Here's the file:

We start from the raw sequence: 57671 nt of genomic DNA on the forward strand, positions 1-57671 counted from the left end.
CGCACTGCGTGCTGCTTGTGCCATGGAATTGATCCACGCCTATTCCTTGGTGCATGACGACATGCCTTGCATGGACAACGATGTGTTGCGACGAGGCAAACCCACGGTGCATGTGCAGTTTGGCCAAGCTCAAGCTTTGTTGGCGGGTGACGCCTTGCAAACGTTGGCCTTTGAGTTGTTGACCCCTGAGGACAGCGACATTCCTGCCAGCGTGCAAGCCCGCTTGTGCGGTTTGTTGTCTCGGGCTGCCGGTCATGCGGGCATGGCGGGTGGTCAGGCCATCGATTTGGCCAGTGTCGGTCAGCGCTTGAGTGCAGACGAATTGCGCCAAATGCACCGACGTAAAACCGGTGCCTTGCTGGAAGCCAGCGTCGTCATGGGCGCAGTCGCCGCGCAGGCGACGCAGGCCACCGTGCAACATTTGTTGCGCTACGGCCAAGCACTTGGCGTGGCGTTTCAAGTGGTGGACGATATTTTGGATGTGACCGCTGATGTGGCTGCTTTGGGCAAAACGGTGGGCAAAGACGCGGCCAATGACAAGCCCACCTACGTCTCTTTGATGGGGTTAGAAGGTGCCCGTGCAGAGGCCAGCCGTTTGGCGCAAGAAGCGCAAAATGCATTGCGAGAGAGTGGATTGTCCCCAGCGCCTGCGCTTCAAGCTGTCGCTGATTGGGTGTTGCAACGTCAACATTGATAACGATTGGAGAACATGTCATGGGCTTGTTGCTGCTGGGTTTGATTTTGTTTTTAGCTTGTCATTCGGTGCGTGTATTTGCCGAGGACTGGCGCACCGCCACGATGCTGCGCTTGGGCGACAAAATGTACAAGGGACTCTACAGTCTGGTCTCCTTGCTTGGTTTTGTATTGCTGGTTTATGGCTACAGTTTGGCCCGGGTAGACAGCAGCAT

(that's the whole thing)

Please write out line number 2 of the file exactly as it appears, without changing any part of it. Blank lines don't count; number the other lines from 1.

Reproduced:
CGCACTGCGTGCTGCTTGTGCCATGGAATTGATCCACGCCTATTCCTTGGTGCATGACGACATGCCTTGCATGGACAACGATGTGTTGCGACGAGGCAAACCCACGGTGCATGTGCAGTTTGGCCAAGCTCAAGCTTTGTTGGCGGGTGACGCCTTGCAAACGTTGGCCTTTGAGTTGTTGACCCCTGAGGACAGCGACATTCCTGCCAGCGTGCAAGCCCGCTTGTGCGGTTTGTTGTCTCGGGCTGCCGGTCATGCGGGCATGGCGGGTGGTCAGGCCATCGATTTGGCCAGTGTCGGTCAGCGCTTGAGTGCAGACGAATTGCGCCAAATGCACCGACGTAAAACCGGTGCCTTGCTGGAAGCCAGCGTCGTCATGGGCGCAGTCGCCGCGCAGGCGACGCAGGCCACCGTGCAACATTTGTTGCGCTACGGCCAAGCACTTGGCGTGGCGTTTCAAGTGGTGGACGATATTTTGGATGTGACCGCTGATGTGGCTGCTTTGGGCAAAACGGTGGGCAAAGACGCGGCCAATGACAAGCCCACCTACGTCTCTTTGATGGGGTTAGAAGGTGCCCGTGCAGAGGCCAGCCGTTTGGCGCAAGAAGCGCAAAATGCATTGCGAGAGAGTGGATTGTCCCCAGCGCCTGCGCTTCAAGCTGTCGCTGATTGGGTGTTGCAACGTCAACATTGATAACGATTGGAGAACATGTCATGGGCTTGTTGCTGCTGGGTTTGATTTTGTTTTTAGCTTGTCATTCGGTGCGTGTATTTGCCGAGGACTGGCGCACCGCCACGATGCTGCGCTTGGGCGACAAAATGTACAAGGGACTCTACAGTCTGGTCTCCTTGCTTGGTTTTGTATTGCTGGTTTATGGCTACAGTTTGGCCCGGGTAGACAGCAGCAT